Between Hilton Village and Rainelle you will be running through mountainous terrain. At one point you will be on the tallest elevation of any mountain in W.V. General Stonewall Jackson received his famous war horse “Little Sorrel” on top of this mount, and that auspicious occasion is marked by a Historical Roadside marker on Route 60.

Moving a bit further east, you will find more roadside markers, but none as intriguing as this one on the outskirts of the town known as Sam Black Church, in Greenbrier County. Here you will find the cemetery that has one Zona Heaster Shue. Her ghost helped to convict her husband of her murder.

Also in Greenbrier is this quaint little covered bridge known as Herns Mill. It spans Milligans Creek, its builders are unknown and it was restored in 2001 by the state of West Virginia. To find it, you will leave Lewisburg and travel 2.6 miles west on Route 60. You will then turn left on 60/11 passing some very lovely farms…and these hounds!

Once you return to Route 60, you will begin to encounter sights like this one, farms with rolling hills in the foreground, and mountains to the rear. Cattle grazing peacefully and creosote soaked fence posts. This scene leaves me with such peace…how can it not with this kind of Iconic and Idyllic beauty?

Around Ronceverte, is where Route 60 will intersect with US 219 South. Ronceverte is a French word, who’s meaning translate to “Greenbrier”, the name of the river this town is situated on. As you can imagine, Ronceverte has a long and interesting history. Its downtown district offers great architecture for those of us who enjoy early to late 19th century buildings…and some eclectic shopping opportunities! If you are a photo nut like me…you will enjoy taking time strolling along the main street with your camera at the ready, the bridges of this town, as well as the main historic streets are of great value to the visitor who wishes to experience a once great boom town that featured railroads and lumber!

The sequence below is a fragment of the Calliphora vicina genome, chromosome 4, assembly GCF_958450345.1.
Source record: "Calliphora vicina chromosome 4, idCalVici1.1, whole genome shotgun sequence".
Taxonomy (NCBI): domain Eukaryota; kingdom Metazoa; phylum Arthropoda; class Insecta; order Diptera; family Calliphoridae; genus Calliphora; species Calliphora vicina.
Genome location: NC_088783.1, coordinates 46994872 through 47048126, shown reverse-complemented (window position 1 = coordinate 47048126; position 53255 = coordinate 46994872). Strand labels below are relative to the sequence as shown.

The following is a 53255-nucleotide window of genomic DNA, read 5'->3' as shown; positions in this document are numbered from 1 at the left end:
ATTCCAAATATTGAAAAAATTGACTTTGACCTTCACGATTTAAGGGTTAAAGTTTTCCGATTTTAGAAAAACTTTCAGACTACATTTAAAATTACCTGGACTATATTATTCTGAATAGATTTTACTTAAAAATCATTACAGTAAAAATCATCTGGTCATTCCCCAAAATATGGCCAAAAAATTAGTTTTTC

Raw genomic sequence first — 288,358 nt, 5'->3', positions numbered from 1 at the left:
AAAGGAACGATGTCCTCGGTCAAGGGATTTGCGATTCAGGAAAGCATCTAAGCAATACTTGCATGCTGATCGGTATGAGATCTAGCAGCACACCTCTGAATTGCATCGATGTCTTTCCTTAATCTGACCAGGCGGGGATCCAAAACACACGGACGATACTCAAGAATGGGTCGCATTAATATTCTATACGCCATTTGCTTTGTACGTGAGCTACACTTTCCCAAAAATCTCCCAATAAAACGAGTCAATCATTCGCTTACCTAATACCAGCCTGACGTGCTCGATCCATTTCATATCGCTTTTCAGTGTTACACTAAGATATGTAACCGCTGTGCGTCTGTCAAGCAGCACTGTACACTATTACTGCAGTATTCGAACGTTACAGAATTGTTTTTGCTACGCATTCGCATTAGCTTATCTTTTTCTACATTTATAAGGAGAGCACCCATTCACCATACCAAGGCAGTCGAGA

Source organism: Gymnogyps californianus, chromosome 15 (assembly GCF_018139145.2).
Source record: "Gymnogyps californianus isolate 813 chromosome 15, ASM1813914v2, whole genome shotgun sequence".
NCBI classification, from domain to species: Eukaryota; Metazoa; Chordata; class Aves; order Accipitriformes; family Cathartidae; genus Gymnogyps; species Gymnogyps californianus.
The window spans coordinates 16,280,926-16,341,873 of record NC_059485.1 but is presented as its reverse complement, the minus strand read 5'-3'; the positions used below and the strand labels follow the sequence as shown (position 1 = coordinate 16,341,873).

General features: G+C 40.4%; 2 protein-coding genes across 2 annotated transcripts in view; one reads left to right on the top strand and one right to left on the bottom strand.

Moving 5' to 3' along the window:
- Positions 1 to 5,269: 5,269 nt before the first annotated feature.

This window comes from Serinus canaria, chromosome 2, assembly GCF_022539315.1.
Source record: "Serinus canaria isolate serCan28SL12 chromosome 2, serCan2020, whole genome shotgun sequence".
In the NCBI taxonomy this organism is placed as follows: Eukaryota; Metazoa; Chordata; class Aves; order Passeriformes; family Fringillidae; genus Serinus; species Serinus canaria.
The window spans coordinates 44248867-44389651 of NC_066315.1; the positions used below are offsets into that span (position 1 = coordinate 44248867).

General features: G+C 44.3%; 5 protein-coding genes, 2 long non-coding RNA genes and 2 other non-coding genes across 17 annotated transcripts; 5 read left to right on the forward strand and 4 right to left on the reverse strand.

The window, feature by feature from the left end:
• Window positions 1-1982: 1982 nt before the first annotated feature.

Leaving Ronceverte, crossing the steel bridge straddling the Greenbrier River…you will head up a small mountain, pass some coal moving facilities and head into real farm country. All the while here…we enjoy roads that are in great shape. Pot holes are practically non-existent! I’m looking forward to finding the town of Union,

in West Virginia…Here, I was told of a memorial erected August 21st, 1901, in an effort to honor the soldiers of the Confederate Army. The dedication of this monument attracted 10,000 people.

The farmland soon gives way to mountains and hills once again. You will begin to encounter such sights as these mountains…how beautiful…with twisty roads, and fire towers.

I’ve run out of US-219 in West Virginia…it will soon intersect with US- 58 in Tennessee….which is another great over-nighter road to feature! I’ll see you soon, traveling the roads of Dixie…
Be well, ride well…